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March 16, 2009

Life Sentences by Laura Lippman

Laura Lippman is a remarkable writer, and I come bearing proof: she is a female writer of popular fiction who garners New York Times reviews. She is an established crime writer successfully expanding her literary horizons (when lately we’ve often seen it the other way around). In her latest novel Life Sentences, her main character is a fifty year-old silver-haired woman with a (beside the point) voracious and oft-satisfied sexual appetite, and how often do we encounter such women in popular culture at all?

I first encountered Lippman with her 2007 novel What the Dead Know, a stand-alone book (Lippman is known for her Tess Monaghan PI novels) that was critically acclaimed and won the 2007 Quill Award, and I read her short story collection Hardly Knew Her not long ago. I’ve been impressed by her ability to cultivate suspense, to challenge her readers with unsympathetic characters, to effectively use language and literary references, and by her blunt and unflinching prose.

I wasn’t as immediately drawn into Life Sentences, however, perhaps due to the fragmented nature of the narrative. Eventually, however, this method made sense. The centre of this story is Cassandra Fallows, best-selling author of two memoirs, and poorly-selling author of a new attempt at fiction. The story begins with her catching a news story on television about a woman who refuses to disclose the whereabouts of her missing child. The reporter referencing a similar story from twenty years before, about a woman called Calliope Jenkins in Baltimore. Cassandra, a Baltimore native, realizing that Calliope Jenkins had been one of her school mates, and deciding that within this coincidence, the buds of a new book might lurk.

Lippman constructs her own story with Cassandra’s pursuit of this bud (in third-person), excerpts from her memoir Her Father’s Daughter (about growing up in the shadow of her formidable academic father, who abandoned their family for a woman he met in the race riots following the 1968 murder of Martin Luther King), and third person accounts by others involved in the Calliope Jenkins case– her lawyer, the detective, old school friends of both Cassandra and Callope–none of whom have any interest in talking to Cassandra at all.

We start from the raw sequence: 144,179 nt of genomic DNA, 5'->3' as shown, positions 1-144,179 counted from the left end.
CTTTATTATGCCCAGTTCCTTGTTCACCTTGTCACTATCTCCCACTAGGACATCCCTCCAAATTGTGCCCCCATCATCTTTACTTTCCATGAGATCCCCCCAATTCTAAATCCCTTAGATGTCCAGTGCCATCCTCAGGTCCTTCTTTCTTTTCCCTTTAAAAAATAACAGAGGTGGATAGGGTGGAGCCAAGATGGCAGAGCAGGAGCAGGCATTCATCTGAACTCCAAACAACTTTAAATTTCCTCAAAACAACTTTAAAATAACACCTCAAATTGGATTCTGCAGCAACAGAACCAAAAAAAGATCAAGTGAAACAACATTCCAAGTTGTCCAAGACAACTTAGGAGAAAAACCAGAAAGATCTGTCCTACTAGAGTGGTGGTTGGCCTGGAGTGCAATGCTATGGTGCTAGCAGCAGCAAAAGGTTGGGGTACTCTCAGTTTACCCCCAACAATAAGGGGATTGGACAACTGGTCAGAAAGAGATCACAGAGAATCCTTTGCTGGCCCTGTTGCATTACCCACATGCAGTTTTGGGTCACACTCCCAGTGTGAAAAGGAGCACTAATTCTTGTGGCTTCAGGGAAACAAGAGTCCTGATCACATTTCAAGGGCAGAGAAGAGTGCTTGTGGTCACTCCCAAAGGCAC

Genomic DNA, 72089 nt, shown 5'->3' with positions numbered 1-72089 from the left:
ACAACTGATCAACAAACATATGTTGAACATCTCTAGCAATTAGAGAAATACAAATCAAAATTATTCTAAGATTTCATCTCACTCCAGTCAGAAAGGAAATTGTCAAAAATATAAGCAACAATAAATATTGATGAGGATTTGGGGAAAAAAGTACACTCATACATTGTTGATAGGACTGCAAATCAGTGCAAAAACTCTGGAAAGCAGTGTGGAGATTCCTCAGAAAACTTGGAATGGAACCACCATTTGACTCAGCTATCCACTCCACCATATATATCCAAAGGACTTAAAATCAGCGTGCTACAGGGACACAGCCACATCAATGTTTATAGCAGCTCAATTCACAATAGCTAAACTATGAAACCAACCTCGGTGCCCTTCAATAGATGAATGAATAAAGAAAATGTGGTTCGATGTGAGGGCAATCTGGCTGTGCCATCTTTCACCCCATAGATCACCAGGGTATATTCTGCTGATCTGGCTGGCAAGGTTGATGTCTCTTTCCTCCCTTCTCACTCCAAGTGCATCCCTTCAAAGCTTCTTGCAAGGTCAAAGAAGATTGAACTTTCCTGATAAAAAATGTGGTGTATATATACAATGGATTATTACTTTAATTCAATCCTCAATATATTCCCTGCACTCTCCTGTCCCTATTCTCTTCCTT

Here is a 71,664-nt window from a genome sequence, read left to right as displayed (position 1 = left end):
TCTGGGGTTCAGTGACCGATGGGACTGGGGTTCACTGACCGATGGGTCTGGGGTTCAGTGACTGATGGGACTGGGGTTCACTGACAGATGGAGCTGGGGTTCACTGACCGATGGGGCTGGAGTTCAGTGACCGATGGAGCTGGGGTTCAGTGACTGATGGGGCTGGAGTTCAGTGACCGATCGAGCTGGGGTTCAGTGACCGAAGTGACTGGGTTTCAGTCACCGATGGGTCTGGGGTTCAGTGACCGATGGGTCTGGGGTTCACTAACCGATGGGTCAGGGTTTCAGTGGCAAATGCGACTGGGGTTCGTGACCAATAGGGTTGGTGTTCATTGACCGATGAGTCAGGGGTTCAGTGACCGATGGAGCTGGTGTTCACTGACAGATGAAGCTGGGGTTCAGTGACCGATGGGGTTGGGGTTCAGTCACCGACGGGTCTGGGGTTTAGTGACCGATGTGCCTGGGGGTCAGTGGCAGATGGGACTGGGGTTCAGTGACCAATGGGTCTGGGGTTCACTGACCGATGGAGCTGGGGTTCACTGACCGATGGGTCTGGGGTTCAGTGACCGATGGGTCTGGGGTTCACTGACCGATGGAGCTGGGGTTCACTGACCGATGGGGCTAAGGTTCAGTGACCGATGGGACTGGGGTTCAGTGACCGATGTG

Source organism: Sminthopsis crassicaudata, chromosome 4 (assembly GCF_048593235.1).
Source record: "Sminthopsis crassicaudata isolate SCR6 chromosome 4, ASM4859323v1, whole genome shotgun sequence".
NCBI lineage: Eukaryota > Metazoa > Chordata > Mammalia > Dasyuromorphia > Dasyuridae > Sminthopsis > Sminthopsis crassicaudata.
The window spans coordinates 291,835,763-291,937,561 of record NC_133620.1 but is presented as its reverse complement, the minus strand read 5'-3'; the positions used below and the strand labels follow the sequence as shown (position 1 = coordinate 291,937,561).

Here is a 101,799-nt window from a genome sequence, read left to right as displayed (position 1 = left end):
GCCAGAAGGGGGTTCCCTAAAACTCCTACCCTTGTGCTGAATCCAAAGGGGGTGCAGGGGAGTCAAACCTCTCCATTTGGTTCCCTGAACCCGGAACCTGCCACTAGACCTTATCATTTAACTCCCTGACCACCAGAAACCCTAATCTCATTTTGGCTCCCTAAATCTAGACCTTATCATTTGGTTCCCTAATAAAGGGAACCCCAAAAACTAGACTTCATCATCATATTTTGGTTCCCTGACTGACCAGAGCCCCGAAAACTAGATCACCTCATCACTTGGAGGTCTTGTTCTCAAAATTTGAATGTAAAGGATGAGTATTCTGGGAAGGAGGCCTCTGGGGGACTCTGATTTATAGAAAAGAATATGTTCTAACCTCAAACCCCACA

There are two reasons for their reticence, and for the school friends in particular, it’s because they don’t trust Cassandra. They’d been portrayed in her previous memoirs, in ways they claim are grossly inaccurate, and resent Cassandra’s tendency to make herself the centre of every story she tells. They don’t remember their unit being as tight as Cassandra does, picturing her more on the periphery of their experience. Particularly galling, they find, is how Cassandra had taken the story of King’s death and ensuing riots, making these events the backdrop for her tenth birthday party.

But some of these friends also have something to hide, as do the officials involved in the Calliope Jenkins case, who have never recovered from the experience of dealing with this woman who refused to talk. From the knowledge also that somewhere out there is a dead child, and that nobody was ever able to find him. Like much of Lippman’s crime fiction (and interestingly enough in relation to Cassandra’s own relationship with fact and fiction), Calliope Jenkins’ story is based on an actual case. Lippman has Callie living now an anonymous life in Delaware, having been freed after seven years in prison. Cassandra Fallows is determined to find her, and though sources try to thwart her at every turn, such thwartings are telling of the characters committing them, and Cassandra only presses on.

Lippman accomplishes not such a sleight of hand in crafting this story, the revelation being less-than startling, but the story’s own substance in the point instead. Metafictional dealings with fact and fiction, the nature of memoir and memory, a main character whose reliability is undermined from the very start (and complicated by the fact that she’s oblivious to this). Cassandra Fallows who talks too much, and Calliope Jenkins who doesn’t talk at all, and yet somehow between them the story must be told, which Lippman manages deftly.

One thought on “Life Sentences by Laura Lippman”

  1. Jennica says:

    I loved ‘What the Dead Know’ — despite having to carry around one of those $6.99 paperbacks to read it! Thanks for the heads-up about this new one…

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